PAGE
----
As technology developed, CTA posted the resource packs on its website, so that radio stations with good Internet connections could download them directly. After a while, the materials for the pack were loaded onto CDs rather than cassettes, so that the entire contents of the packs could be delivered in a digital version, with no paper. Training was given in the skills needed for the move from analogue to digital systems, since digital recording and editing procedures differ significantly from analogue procedures. The rural radio resource packs produced between the programme's launch in 1991 and its closure in 2008 are still available for download on CTA's RRRP website.
Despite the rise of the Internet, radio remains a powerful medium, especially in rural areas, where connections and electricity supply may be erratic. Radio has the advantage that is does not rely on electricity. Solar powered and wind-up radios are an effective alternative to mains-powered radio sets.
As the CTA programme proved, rural radio can play an important role in countering illiteracy. It can mobilise interest in local issues, communicate news quickly and offer material in local languages. It provides valuable information on important issues to farmers and rural dwellers and can link extension workers and producers when personal visits are not possible. Crucially for many African countries, production costs are low compared with other channels, such as television.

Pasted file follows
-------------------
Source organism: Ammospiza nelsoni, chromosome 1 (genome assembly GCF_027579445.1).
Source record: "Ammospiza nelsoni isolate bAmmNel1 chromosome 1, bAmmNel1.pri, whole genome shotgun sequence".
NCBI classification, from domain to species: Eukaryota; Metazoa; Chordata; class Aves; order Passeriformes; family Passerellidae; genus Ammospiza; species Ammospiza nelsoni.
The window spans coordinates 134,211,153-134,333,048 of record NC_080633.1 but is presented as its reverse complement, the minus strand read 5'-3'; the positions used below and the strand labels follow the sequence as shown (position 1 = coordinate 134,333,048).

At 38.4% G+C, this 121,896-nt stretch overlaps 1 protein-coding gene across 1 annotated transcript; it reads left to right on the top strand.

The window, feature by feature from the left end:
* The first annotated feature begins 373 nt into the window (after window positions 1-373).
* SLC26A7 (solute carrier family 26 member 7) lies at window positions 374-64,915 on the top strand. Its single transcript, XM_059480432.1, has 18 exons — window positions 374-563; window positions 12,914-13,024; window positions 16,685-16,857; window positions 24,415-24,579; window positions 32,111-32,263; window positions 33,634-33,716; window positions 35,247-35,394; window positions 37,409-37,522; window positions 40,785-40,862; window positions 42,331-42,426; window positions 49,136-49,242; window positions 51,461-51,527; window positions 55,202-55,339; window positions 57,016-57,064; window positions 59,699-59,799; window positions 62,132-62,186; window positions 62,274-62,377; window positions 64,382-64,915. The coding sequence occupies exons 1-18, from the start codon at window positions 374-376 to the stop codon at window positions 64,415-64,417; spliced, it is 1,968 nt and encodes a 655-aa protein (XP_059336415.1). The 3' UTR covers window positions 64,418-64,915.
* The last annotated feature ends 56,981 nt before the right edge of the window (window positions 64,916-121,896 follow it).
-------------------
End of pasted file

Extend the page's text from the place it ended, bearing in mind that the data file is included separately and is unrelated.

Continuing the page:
"We were looking at how to raise awareness in a very dispersed population of farmers, many of whom were illiterate, about agricultural possibilities," said Davison. "We are talking about 20 or more years ago, but even today, if you talk to people, radio comes up as a very good way of getting messages out to farming communities. The strengths of radio as a medium are well established and continue to be recognised, despite all the other developments there have been."